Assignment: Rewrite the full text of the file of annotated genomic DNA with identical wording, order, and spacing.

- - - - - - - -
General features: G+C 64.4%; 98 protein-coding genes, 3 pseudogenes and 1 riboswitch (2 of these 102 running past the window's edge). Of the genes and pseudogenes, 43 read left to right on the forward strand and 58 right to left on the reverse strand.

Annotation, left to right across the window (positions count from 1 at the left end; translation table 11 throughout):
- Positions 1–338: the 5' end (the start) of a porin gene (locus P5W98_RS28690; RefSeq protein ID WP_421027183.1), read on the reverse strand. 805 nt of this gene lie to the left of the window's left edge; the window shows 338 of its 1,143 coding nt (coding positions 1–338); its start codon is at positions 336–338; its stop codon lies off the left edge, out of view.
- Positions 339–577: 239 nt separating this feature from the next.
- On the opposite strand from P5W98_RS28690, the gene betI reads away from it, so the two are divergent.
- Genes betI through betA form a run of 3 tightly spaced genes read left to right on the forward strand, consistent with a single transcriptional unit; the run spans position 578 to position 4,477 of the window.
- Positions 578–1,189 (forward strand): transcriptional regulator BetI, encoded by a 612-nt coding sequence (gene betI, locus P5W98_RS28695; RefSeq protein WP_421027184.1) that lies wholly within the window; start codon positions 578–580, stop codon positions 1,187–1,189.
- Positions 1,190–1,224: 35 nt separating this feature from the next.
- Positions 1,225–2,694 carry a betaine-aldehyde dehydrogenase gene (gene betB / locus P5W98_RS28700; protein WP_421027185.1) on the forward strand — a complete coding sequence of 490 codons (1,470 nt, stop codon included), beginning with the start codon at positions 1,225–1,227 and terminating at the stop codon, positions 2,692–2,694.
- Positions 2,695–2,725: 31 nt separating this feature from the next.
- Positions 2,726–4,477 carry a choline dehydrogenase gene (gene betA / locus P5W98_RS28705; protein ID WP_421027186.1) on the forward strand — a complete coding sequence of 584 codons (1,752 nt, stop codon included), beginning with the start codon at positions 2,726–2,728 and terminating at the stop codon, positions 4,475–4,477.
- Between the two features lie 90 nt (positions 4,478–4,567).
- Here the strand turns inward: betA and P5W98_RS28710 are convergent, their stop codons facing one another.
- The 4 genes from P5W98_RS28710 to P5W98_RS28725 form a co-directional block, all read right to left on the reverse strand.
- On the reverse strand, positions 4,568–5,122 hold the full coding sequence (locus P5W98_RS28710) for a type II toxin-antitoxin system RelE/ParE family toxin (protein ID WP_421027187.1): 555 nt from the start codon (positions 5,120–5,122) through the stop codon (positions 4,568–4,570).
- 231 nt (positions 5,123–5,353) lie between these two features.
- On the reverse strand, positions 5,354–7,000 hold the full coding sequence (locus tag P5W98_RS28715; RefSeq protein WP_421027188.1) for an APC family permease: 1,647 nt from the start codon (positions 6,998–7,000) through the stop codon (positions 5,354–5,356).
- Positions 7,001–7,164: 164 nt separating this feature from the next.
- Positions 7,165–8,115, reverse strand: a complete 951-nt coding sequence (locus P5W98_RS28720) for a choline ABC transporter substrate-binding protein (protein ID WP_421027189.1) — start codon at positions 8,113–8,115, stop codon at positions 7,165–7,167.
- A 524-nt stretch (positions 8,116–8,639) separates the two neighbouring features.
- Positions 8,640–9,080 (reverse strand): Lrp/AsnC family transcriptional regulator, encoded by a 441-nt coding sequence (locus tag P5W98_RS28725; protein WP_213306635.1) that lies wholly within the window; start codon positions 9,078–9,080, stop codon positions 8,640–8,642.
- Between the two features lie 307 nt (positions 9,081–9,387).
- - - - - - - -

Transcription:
General features: G+C 64.4%; 98 protein-coding genes, 3 pseudogenes and 1 riboswitch (2 of these 102 running past the window's edge). Of the genes and pseudogenes, 43 read left to right on the forward strand and 58 right to left on the reverse strand.

Annotation, left to right across the window (positions count from 1 at the left end; translation table 11 throughout):
- Positions 1–338: the 5' end (the start) of a porin gene (locus P5W98_RS28690; RefSeq protein ID WP_421027183.1), read on the reverse strand. 805 nt of this gene lie to the left of the window's left edge; the window shows 338 of its 1,143 coding nt (coding positions 1–338); its start codon is at positions 336–338; its stop codon lies off the left edge, out of view.
- Positions 339–577: 239 nt separating this feature from the next.
- On the opposite strand from P5W98_RS28690, the gene betI reads away from it, so the two are divergent.
- Genes betI through betA form a run of 3 tightly spaced genes read left to right on the forward strand, consistent with a single transcriptional unit; the run spans position 578 to position 4,477 of the window.
- Positions 578–1,189 (forward strand): transcriptional regulator BetI, encoded by a 612-nt coding sequence (gene betI, locus P5W98_RS28695; RefSeq protein WP_421027184.1) that lies wholly within the window; start codon positions 578–580, stop codon positions 1,187–1,189.
- Positions 1,190–1,224: 35 nt separating this feature from the next.
- Positions 1,225–2,694 carry a betaine-aldehyde dehydrogenase gene (gene betB / locus P5W98_RS28700; protein WP_421027185.1) on the forward strand — a complete coding sequence of 490 codons (1,470 nt, stop codon included), beginning with the start codon at positions 1,225–1,227 and terminating at the stop codon, positions 2,692–2,694.
- Positions 2,695–2,725: 31 nt separating this feature from the next.
- Positions 2,726–4,477 carry a choline dehydrogenase gene (gene betA / locus P5W98_RS28705; protein ID WP_421027186.1) on the forward strand — a complete coding sequence of 584 codons (1,752 nt, stop codon included), beginning with the start codon at positions 2,726–2,728 and terminating at the stop codon, positions 4,475–4,477.
- Between the two features lie 90 nt (positions 4,478–4,567).
- Here the strand turns inward: betA and P5W98_RS28710 are convergent, their stop codons facing one another.
- The 4 genes from P5W98_RS28710 to P5W98_RS28725 form a co-directional block, all read right to left on the reverse strand.
- On the reverse strand, positions 4,568–5,122 hold the full coding sequence (locus P5W98_RS28710) for a type II toxin-antitoxin system RelE/ParE family toxin (protein ID WP_421027187.1): 555 nt from the start codon (positions 5,120–5,122) through the stop codon (positions 4,568–4,570).
- 231 nt (positions 5,123–5,353) lie between these two features.
- On the reverse strand, positions 5,354–7,000 hold the full coding sequence (locus tag P5W98_RS28715; RefSeq protein WP_421027188.1) for an APC family permease: 1,647 nt from the start codon (positions 6,998–7,000) through the stop codon (positions 5,354–5,356).
- Positions 7,001–7,164: 164 nt separating this feature from the next.
- Positions 7,165–8,115, reverse strand: a complete 951-nt coding sequence (locus P5W98_RS28720) for a choline ABC transporter substrate-binding protein (protein ID WP_421027189.1) — start codon at positions 8,113–8,115, stop codon at positions 7,165–7,167.
- A 524-nt stretch (positions 8,116–8,639) separates the two neighbouring features.
- Positions 8,640–9,080 (reverse strand): Lrp/AsnC family transcriptional regulator, encoded by a 441-nt coding sequence (locus tag P5W98_RS28725; protein WP_213306635.1) that lies wholly within the window; start codon positions 9,078–9,080, stop codon positions 8,640–8,642.
- Between the two features lie 307 nt (positions 9,081–9,387).